To the east, the first three buildings are placed so as to establish the Market Square with a supermarket (part of Wilkinson Eyre and Mole Architects’ neighbouring contribution), and these incorporate mixed uses, with ground-level cafe and restaurant and retail spaces, and offices and flats above. An upper set-back to the north creates a raised terrace for residents that allows the urban space to breathe. From this first square, a linear route runs westwards, opening to alternating smaller courts before entering the grander Landscape Court. The path is pinched down to three metres and often overhung at points of transition, evoking the incremental college plans of the city centre.

There’s a compelling logic to the gradual transition across the gentle, 1:20 sloping site, from the hard surfaces of the Market Square to the arcadian Landscape Court, from public to semi-public, from mixed-use to residential. While Stanton Williams’ buildings are essentially simple rectangular blocks, any sense of formality is countered by their playful elevational composition, the variety of spaces between them and the links between the spaces, which afford ever-changing picturesque perspectives.

There’s a knowing collegiate character, but grown up and dressed in pale brick rather than institutional stone. Communality is externalised to the landscaped courts, and Juliet balconies chosen over projecting private balconies. The ground-level plinth, marked by a precast string course and a change in brick, traces between the topography and function. Together with the ‘attic’ floors – part-parapet, to hide the photovoltaics – rather than privileged high-ceilinged flats, this imparts a classical poise to the cool rational elevations, in some ways redolent of the early projects of Aldo Rossi and Giorgio Grassi.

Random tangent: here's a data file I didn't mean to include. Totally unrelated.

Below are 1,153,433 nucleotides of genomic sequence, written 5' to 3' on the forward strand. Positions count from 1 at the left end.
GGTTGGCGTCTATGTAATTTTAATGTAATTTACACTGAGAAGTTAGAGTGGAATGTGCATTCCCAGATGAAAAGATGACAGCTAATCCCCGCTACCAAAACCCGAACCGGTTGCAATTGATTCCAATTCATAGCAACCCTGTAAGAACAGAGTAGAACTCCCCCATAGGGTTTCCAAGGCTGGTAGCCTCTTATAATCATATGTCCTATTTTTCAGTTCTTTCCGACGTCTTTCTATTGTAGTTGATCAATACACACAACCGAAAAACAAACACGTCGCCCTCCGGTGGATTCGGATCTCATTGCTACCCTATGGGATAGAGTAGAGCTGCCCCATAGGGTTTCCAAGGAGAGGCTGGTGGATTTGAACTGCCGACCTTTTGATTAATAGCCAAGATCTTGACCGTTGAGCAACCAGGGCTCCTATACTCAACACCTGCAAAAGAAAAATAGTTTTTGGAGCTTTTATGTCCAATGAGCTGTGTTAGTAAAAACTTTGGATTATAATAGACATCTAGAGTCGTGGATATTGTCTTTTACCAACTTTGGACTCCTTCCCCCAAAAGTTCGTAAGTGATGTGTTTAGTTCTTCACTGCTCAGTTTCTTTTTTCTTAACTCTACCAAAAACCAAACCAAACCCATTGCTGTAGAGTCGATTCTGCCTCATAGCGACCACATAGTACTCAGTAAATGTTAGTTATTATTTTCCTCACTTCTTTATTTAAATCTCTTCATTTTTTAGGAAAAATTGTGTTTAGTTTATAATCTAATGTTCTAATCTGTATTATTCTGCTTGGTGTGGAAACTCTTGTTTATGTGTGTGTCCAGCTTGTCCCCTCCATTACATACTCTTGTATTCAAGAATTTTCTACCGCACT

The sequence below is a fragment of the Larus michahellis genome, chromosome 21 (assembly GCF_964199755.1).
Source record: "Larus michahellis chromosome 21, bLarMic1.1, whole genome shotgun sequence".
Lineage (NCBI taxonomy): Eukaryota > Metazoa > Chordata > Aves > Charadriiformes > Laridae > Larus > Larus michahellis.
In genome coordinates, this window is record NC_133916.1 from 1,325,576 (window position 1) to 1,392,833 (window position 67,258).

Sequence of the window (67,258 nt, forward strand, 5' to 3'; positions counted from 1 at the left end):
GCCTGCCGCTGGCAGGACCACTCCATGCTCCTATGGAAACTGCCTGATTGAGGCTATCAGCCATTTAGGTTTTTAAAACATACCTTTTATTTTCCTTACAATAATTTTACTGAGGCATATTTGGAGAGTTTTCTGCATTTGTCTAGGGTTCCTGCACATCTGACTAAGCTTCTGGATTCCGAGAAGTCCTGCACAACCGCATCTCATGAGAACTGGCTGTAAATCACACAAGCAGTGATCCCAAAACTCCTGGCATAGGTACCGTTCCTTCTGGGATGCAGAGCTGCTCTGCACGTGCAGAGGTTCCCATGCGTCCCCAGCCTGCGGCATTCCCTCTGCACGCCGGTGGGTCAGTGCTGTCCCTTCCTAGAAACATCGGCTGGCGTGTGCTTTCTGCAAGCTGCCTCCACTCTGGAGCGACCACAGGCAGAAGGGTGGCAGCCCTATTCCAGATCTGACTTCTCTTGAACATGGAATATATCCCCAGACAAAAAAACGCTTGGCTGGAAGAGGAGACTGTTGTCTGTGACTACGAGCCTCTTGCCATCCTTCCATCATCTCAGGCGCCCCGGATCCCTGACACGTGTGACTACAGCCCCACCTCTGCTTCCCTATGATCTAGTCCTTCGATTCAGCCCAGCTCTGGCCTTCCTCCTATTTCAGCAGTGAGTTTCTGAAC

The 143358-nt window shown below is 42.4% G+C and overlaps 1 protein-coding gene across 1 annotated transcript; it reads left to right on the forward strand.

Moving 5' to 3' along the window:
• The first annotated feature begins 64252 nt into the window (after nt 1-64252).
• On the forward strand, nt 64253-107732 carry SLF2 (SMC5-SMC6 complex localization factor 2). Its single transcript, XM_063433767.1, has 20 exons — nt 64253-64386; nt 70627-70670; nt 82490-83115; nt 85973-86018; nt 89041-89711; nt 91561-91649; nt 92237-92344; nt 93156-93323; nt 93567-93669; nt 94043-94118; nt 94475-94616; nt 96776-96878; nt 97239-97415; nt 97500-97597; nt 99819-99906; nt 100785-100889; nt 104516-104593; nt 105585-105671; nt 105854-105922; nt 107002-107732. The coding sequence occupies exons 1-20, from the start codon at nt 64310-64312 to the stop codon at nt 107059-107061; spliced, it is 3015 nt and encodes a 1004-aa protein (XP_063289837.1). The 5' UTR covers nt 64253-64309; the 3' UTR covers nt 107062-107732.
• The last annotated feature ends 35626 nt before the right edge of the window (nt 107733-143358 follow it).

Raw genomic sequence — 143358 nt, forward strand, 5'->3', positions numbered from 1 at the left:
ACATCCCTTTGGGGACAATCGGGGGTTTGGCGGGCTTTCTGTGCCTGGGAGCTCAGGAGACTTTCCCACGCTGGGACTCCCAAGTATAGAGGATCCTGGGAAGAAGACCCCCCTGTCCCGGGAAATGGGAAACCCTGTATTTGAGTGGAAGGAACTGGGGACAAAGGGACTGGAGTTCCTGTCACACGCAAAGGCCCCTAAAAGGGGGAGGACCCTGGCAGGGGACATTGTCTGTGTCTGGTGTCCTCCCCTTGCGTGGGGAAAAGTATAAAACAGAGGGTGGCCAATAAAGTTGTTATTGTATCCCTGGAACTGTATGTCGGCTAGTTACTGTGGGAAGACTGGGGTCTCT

Many flats have the multiple benefits of dual aspect, and most entrance lobbies are also accessed from both court and street sides, all of which adds to a sense of easy orientation and accessibility.

Stanton Williams has operated to great effect within the masterplan to produce a scheme that seems comfortably liberated from its constraints. With landscape architects J&L Gibbons and Townshends it has responded to the university’s desire to place sustainable living at the heart of the project, with a landscape of water and wild, meadowed and landscaped planting linked to site-wide rainwater and greywater recycling. This is all reinforced by the thorough site-wide approach that embraces combined heat and power energy generation, apartments to Code for Sustainable Homes Level 5 and Lifetime Homes, with non-residential functions designed to achieve BREEAM Excellent, secure cycle pavilions with a capacity of one bike per bedroom placed within 50 metres of building entrances, provisions for waste recycling and on-site compost collection. Notwithstanding the long-term approach that arises from the university’s involvement and Eddington’s particular brief, there are important lessons here for future urban development throughout the UK.